Nutrition is one of the most influential factors in human health, and there’s plenty of evidence to show that eating a diet high in processed foods, salty snacks, and sugary sodas is one of the worst things you can do to your body. You are likely already aware that poor diet causes obesity, high blood pressure, heart disease, diabetes, and many other chronic conditions. But did you know that what you put in your mouth has a direct effect on the health of your mouth — more specifically, your teeth?
Join us as we look at the best and worst foods to eat from a dental health perspective!
Avoid These Like the Proverbial Plague
Of course, some foods are notoriously bad for your teeth. Any kind of candy, for example, is the bane of dentists everywhere. Here are a few other cavity culprits to steer clear of.
Ooey, Gooey, Sticky, Sugary Treats
Hard candy, chewy nougat, caramel apples, toffee, peanut brittle, jawbreakers, and other confections can all wreak havoc with your chompers. If you’re going to indulge in piece of candy, dentists say, choose chocolate. It’s the type most easily washed off your teeth by saliva, so it’s a slightly better choice.
Red Wine, Coffee and Tea
Put down that merlot! Dark colored beverages like red wine, cola, black tea, and even that morning cup of joe will discolor your teeth over time. Before you know it, you’ll be due for a teeth whitening treatment.
If you just can’t make it through the day without your Americano or English breakfast tea, switch to sipping through a straw and be sure to rinse your mouth afterwards.
Soft Drinks, Even Diet Varieties
Soda is the worst of the bunch. Not only does it often contain caramel coloring, it is also loaded with added sugar. Even the diet types contain citric and phosphoric acids that can eat away tooth enamel.
Lots of people forego starchy carbs in order to lose weight, but there’s another good reason to say “buh-bye” to bread. Foods high in starch, like bread, muffins, potatoes, corn, pasta and the like can easily get stuck in between your teeth. There, they serve as a playground for bacteria, which ultimately leads to gingivitis, periodontitis, and other dental-related diseases.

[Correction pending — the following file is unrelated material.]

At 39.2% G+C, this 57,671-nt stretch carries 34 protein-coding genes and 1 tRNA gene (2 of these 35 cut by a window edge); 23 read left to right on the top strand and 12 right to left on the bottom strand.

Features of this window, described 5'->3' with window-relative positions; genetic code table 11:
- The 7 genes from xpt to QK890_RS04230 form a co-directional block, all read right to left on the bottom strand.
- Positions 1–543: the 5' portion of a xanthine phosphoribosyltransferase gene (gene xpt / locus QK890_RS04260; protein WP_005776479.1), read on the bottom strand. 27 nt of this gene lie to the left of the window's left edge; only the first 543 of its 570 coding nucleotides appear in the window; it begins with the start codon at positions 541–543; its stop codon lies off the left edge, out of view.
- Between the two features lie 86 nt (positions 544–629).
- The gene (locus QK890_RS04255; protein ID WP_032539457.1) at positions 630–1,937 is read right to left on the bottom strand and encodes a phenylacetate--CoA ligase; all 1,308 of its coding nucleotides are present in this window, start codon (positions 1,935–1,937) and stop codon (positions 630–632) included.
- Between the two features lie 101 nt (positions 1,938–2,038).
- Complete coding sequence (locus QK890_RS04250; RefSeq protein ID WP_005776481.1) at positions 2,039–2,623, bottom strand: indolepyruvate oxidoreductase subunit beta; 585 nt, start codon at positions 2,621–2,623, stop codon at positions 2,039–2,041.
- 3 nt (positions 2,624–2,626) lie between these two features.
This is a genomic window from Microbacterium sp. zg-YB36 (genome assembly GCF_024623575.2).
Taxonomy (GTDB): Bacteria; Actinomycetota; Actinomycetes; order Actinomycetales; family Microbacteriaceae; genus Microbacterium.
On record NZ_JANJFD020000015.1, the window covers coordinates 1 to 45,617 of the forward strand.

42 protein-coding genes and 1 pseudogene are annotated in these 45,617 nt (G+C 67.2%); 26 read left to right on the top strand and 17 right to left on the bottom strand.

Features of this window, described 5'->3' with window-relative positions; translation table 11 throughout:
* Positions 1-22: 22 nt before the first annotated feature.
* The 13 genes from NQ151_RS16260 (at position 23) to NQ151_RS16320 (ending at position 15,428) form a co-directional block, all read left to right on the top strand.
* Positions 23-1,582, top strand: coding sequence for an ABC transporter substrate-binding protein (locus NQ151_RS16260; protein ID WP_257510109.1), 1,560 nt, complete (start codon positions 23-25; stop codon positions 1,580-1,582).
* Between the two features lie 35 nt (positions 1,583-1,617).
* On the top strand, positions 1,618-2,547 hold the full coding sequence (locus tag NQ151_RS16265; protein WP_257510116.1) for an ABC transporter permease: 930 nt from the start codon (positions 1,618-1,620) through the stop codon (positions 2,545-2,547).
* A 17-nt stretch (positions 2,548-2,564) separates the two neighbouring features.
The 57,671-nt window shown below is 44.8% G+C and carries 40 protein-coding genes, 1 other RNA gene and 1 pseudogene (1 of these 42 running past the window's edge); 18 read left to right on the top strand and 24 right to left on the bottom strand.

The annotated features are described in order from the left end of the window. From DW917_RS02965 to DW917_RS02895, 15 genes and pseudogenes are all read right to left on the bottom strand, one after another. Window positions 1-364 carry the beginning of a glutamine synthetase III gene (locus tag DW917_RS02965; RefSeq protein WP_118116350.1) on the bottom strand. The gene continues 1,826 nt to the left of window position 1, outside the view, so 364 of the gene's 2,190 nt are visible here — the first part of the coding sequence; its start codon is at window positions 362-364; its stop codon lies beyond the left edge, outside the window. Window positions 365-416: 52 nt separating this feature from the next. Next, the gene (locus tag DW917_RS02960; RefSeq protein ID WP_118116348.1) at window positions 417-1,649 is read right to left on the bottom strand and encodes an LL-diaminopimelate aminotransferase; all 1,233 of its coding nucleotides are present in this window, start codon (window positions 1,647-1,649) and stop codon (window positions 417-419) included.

Drying Drinks, Food, and Medication
Astringent foods and beverages, as well as many over-the-counter and prescription medications, can have a drying effect on the mouth. Alcoholic drinks are one of the worst offenders. Why is a dry mouth bad? It’s actually the absence of saliva that causes trouble.
“Saliva performs a number of vital functions for your oral health,” says Midlothian dentist Dr. Joy Moretti. “It washes away food particles and provides calcium, fluoride and phosphate ions to help strengthen the teeth at their surface.”
Foods That Benefit Your Pearly Whites
So what should you eat if you are striving for a healthier mouth? Let’s take a look.
Crunchy Fruits and Vegetables
We all know apples are anathema to doctors, but a good Empire or Fuji can help keep the dentist away, as well. Along with celery, cucumbers, carrots, and other crunchy fruits and vegetables, apples can act as a natural toothbrush. As you chew them, these foods disturb the plaque on your teeth so it can more easily be rinsed away with saliva.
Dairy products, nuts, leafy greens, and other items high in calcium help build stronger bones and — you guessed it — teeth. Drinking a glass of cow’s milk after a sugary meal can also help reduce the amount of acid in your mouth.
Calcium and phosphorus, which can be found in meat, fish, and eggs, also work wonders for your teeth by redepositing minerals back into tiny lesions formed on their enamel.
Cheese, Glorious Cheese
That’s right — munching on deliciously sharp cheddar or rich, creamy brie can actually be good for your dental health! It’s partly because cheese provides phosphorus and calcium, but cheese also assists in the regulation of pH levels in the mouth. Lower pH levels equal a lessened likelihood of cavities. So go ahead and top your taco with Monterey jack or snack on some smoked gouda.
Yogurt and Other Probiotic Offerings
Yogurt ticks just about all the boxes for mouth health. In addition to providing protein and calcium, it also offers a punch of probiotics. Also known as “good bacteria,” probiotics are great for your general health. When it comes to your teeth, they help offset the effects of their decay-causing counterparts.
Final Thoughts About Diet and Dental Health
Don’t worry, you can still say yes to your sweet tooth every once in a while. But to safeguard the health of all your other teeth, do your best to skip the sticky candy, bubbly sodas, and starchy snacks. Instead, opt for a crunchy crudite, a chunk of cheddar, or a handful of almonds. Your mouth will say thank you!
Do you whiten your teeth? Have you found that choosing white wine over red has made a difference in the appearance of your smile? What’s your favorite kind of cheese? Have your say in the comment section below!